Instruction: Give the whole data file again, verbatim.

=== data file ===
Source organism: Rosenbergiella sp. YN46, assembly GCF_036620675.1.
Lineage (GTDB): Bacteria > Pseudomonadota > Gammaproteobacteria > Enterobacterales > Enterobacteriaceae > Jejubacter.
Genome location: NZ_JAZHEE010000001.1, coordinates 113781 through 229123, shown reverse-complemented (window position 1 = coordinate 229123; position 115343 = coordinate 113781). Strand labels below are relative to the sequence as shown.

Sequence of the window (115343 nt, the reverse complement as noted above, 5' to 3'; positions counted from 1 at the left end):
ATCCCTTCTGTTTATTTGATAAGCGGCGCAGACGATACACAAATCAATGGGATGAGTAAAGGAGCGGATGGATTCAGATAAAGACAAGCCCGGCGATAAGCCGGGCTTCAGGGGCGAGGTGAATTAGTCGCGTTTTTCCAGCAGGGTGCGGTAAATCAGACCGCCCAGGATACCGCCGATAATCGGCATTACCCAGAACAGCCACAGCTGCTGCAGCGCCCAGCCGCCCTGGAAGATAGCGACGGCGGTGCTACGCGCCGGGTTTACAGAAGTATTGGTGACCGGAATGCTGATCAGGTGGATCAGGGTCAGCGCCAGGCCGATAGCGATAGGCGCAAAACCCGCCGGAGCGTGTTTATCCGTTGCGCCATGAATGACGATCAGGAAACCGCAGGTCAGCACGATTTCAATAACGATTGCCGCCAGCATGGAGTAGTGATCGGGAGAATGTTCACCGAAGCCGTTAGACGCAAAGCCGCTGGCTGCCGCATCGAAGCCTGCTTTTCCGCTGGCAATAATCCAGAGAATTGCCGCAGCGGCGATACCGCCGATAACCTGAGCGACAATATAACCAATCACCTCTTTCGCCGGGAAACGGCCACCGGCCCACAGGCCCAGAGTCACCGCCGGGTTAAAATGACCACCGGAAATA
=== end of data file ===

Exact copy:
Source organism: Rosenbergiella sp. YN46, assembly GCF_036620675.1.
Lineage (GTDB): Bacteria > Pseudomonadota > Gammaproteobacteria > Enterobacterales > Enterobacteriaceae > Jejubacter.
Genome location: NZ_JAZHEE010000001.1, coordinates 113781 through 229123, shown reverse-complemented (window position 1 = coordinate 229123; position 115343 = coordinate 113781). Strand labels below are relative to the sequence as shown.

Sequence of the window (115343 nt, the reverse complement as noted above, 5' to 3'; positions counted from 1 at the left end):
ATCCCTTCTGTTTATTTGATAAGCGGCGCAGACGATACACAAATCAATGGGATGAGTAAAGGAGCGGATGGATTCAGATAAAGACAAGCCCGGCGATAAGCCGGGCTTCAGGGGCGAGGTGAATTAGTCGCGTTTTTCCAGCAGGGTGCGGTAAATCAGACCGCCCAGGATACCGCCGATAATCGGCATTACCCAGAACAGCCACAGCTGCTGCAGCGCCCAGCCGCCCTGGAAGATAGCGACGGCGGTGCTACGCGCCGGGTTTACAGAAGTATTGGTGACCGGAATGCTGATCAGGTGGATCAGGGTCAGCGCCAGGCCGATAGCGATAGGCGCAAAACCCGCCGGAGCGTGTTTATCCGTTGCGCCATGAATGACGATCAGGAAACCGCAGGTCAGCACGATTTCAATAACGATTGCCGCCAGCATGGAGTAGTGATCGGGAGAATGTTCACCGAAGCCGTTAGACGCAAAGCCGCTGGCTGCCGCATCGAAGCCTGCTTTTCCGCTGGCAATAATCCAGAGAATTGCCGCAGCGGCGATACCGCCGATAACCTGAGCGACAATATAACCAATCACCTCTTTCGCCGGGAAACGGCCACCGGCCCACAGGCCCAGAGTCACCGCCGGGTTAAAATGACCACCGGAAATA